Have We Jumped the Gun? Inclusion of Students with Severe Disabilities in the General Education Classroom

With an increasing push for the inclusion of students with severe disabilities in general education classrooms suprisingly, a number of educators (both general and special ed.) feel underprepared to educate students with disabilities in  inclusive environments.

                       How Can This Be?

For starters, many university teacher education programs do not require or offer coursework related to inclusive practices. Specific training is needed if teachers are expected to reach the wide range of  learners in their classrooms. Certification requirements are different for special educators than general educators which is understandable, but with the line between general and special education becoming increasingly blurred, some of the coursework needs to overlap. Special educators could benefit from coursework related  to content and curriculum development, where general educators could be benefit from courses related to  adapting content and assistive technology. If educators are expected to provide inclusive programming for students with disabilities, this shift should be evidenced in University  Teacher Education Programs.  There also needs to be effective, accessible, ongoing professional development implemented that is related to inclusive strategies that fosters collaboration among educators.  How can educators be expected to meet this challenge when resources and training are not in place?  Implementing effective inclusionary practices requires a shift in thinking and the collaboration of all parties involved.  It’s not something that can happen overnight.  There a few states that have successfully implemented inclusive programs.  Check out the University of New Hampshire’s Institute on Disability: National Center on Inclusive Education.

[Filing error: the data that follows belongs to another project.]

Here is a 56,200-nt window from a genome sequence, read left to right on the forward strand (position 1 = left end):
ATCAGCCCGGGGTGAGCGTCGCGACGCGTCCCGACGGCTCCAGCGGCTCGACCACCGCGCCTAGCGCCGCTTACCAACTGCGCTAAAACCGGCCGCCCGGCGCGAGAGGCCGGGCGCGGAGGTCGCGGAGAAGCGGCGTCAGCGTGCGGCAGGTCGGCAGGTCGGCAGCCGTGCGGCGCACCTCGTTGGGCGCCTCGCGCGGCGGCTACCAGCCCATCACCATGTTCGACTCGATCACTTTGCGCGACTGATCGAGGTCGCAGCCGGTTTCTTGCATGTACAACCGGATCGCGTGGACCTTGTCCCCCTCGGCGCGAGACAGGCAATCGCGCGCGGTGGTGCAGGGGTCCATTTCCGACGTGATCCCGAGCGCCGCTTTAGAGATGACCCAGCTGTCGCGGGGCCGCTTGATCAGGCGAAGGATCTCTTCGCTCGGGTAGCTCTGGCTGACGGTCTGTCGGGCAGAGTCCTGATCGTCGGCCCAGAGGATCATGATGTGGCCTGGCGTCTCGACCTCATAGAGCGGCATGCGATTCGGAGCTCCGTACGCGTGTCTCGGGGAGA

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2 thoughts on “Have We Jumped the Gun? Inclusion of Students with Severe Disabilities in the General Education Classroom

  1. That is interesting that you discussed special education teachers getting trained in content and vice versa. I too seem to have the same concerns as you. Often I am very hesitant upon letting my special education teacher take on the lead teacher position because she is not confident in the content. I however, am very uncertain in the special education aspects to a classroom. I agree that there needs to be training for an inclusion setting. Great ideas presented.

  2. I majored in elementary education and had only one inclusion class in my undergrad program. It was shameful. When I entered public education, I was shocked at how new everything was and the daily happenings that occured dealing with special education. You are so right when you said professional development needs to happen.

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